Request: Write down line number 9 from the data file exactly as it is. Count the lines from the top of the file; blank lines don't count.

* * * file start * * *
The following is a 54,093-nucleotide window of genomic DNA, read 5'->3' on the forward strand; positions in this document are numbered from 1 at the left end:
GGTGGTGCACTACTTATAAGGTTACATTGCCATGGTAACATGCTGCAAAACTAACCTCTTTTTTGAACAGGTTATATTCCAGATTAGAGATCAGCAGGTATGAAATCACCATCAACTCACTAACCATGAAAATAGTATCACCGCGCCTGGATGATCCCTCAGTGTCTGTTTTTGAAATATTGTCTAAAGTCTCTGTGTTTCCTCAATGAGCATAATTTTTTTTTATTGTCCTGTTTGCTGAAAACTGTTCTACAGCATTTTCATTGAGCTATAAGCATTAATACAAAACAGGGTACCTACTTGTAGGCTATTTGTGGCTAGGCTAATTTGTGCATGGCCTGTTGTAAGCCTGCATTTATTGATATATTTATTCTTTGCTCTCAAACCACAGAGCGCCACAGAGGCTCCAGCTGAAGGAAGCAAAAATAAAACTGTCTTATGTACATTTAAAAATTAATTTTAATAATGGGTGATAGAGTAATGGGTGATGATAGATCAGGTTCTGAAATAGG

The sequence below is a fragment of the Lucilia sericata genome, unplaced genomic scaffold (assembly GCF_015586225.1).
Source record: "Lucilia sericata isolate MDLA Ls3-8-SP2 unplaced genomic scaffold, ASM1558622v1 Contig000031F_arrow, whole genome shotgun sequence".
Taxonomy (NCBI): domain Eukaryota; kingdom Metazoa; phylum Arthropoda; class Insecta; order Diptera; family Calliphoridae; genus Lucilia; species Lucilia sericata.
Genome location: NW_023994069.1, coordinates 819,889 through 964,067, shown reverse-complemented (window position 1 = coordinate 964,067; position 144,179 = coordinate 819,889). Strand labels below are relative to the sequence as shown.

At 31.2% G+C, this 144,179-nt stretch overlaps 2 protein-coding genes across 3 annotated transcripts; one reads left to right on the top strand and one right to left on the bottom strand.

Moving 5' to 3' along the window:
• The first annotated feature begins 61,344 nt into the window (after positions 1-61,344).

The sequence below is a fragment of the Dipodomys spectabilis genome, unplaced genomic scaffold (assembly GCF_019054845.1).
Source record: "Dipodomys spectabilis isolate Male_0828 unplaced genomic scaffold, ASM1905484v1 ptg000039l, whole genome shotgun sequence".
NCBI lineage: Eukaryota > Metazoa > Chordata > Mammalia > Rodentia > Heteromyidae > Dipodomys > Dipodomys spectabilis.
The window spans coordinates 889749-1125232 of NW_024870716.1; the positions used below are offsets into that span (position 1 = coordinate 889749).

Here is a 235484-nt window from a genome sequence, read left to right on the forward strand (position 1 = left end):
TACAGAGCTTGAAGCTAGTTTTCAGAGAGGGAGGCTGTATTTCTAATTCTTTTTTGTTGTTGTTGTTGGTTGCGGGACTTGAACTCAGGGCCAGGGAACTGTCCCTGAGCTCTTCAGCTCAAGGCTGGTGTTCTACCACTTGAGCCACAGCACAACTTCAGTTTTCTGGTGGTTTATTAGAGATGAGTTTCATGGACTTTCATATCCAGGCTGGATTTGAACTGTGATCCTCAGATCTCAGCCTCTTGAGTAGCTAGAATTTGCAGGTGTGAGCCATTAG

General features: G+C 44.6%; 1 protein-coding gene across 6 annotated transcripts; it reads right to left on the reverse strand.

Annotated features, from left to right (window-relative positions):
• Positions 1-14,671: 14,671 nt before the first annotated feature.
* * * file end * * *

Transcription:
• The first annotated feature begins 61,344 nt into the window (after positions 1-61,344).